10 Tips to Juggling Multiple Writing Commitments

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Every secret of a writer’s soul, every experience of his life, every quality of his mind, is written large in his works.

Virginia Woolf

If you’re anything like me, ideas bounce around in your head constantly and your attention is consistently divided between multiple projects. I have four going at the moment – I’m writing this blog, editing my current novel, writing a new novel and finishing a fanfiction I started about 5 years ago (I get quite slack with updating that one).

Multiple commitments are tricky. I want to work on all of them but I know I need to work on one at a time, more or less. I’ve set out 10 tips that I use to help me keep on top of my projects and complete them all as I can

1. Prioritise

Prioritising your commitments is essential. Work on the most pressing project first and then move onto the next. My blog posts need to be consistent, so they are my priority. Once they’re done, I focus on my other writing commitments.

I will write my fanfiction, edit a chapter of my novel and write a chapter of my new novel if I have time. I want to get the fanfiction done so I make sure I prioritise that, because once it’s finished I can tick it off me ‘to-do’ list. Editing my current novel takes next priority as I want to publish soon. I try to only work on my new novel if I have time, since it’s not as pressing as my other tasks.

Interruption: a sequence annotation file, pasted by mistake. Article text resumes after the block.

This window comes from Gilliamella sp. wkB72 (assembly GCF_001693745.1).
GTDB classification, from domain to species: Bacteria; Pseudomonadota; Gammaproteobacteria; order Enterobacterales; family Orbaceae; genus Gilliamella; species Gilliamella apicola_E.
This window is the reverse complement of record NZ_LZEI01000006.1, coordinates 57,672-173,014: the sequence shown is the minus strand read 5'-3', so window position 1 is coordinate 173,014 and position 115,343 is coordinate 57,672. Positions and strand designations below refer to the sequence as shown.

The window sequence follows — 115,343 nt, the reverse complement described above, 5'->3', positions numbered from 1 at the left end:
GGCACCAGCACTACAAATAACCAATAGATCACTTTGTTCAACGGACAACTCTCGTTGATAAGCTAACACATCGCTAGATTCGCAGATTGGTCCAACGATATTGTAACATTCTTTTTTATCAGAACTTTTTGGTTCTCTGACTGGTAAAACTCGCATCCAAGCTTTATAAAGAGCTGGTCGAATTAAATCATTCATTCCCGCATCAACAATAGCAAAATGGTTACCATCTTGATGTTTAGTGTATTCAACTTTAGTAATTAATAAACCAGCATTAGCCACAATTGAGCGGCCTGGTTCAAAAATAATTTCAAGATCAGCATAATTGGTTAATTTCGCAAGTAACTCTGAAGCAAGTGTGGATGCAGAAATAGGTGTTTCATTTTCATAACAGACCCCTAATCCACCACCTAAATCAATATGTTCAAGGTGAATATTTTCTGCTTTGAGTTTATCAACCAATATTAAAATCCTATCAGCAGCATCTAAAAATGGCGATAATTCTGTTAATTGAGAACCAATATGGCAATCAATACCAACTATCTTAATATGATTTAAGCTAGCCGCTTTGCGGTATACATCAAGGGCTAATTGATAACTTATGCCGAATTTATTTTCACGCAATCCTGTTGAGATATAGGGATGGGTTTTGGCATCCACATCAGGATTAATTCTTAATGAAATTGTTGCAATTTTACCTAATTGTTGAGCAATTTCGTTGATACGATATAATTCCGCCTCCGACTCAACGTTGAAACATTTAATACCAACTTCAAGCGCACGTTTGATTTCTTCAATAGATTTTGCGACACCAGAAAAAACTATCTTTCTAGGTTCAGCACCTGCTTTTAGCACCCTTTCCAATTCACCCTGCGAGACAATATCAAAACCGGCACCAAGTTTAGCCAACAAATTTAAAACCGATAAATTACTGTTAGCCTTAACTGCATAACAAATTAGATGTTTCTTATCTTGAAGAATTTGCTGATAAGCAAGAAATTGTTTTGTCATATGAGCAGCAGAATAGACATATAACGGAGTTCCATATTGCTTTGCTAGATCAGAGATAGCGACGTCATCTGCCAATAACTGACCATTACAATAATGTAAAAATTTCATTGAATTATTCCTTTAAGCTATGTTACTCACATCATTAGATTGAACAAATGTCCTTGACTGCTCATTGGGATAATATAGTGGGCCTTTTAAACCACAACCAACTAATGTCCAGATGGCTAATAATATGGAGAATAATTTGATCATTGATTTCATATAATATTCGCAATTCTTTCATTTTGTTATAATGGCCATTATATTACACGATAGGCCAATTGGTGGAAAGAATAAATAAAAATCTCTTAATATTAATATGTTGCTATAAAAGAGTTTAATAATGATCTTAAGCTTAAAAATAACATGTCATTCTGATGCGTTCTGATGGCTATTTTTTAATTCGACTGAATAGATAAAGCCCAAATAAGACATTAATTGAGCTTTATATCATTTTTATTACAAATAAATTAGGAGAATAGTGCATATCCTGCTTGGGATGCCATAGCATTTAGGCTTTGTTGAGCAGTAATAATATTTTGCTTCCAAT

2. Keep track of tasks

I have a 2019 diary that I use to track all my commitments. I tick them off one at a time and ensure to work on them daily, as possible. Switching between tasks can throw your mind off, so I try to keep them all in order and not switch back and forth.

My 2019 diary

This also helps me to keep track of where I’m up too and what I’m working on. I know what I need to work on each day and when I should expect my projects to be completed. It helps me to be aware of what I’m doing and know exactly where I should be each week.

3. One task at a time

This ties in with my previous point – don’t switch back and forth. I work on one project at a time. I set days aside for my writing tasks, for example, Monday’s I work on blog posts, Tuesday’s I work on my fanfiction, Wednesday’s I edit my novel, Thursday’s I work on my new novel, Friday’s I work on blog posts, Saturday’s I edit my novel and Sunday’s I work on my new novel.

Now that’s just a basic timeline – it doesn’t always work out that way, but I try my best to keep to one task a day, so I don’t get jumbled in my mind.

4. Focus

You should find out what you need to focus and stay focused for a period of time. What kind of environment do you best work in and what distractions should you eliminate. This can mean closing Facebook for a block of time or putting your phone completely away.

I need bright lights to stay focused and not doze off. I also find that having some background music helps me – now this doesn’t help everyone, and I know it can be distracting for some people, but it really helps me block out outside noises and stay focused.

Everyone focuses differently, and you have to find what works best for you and stick with it. If you focus better with music, listen to music, or if dim lights help you focus then dim the lights. It’s all about finding what helps you get into the zone.

5. Let others know you’re busy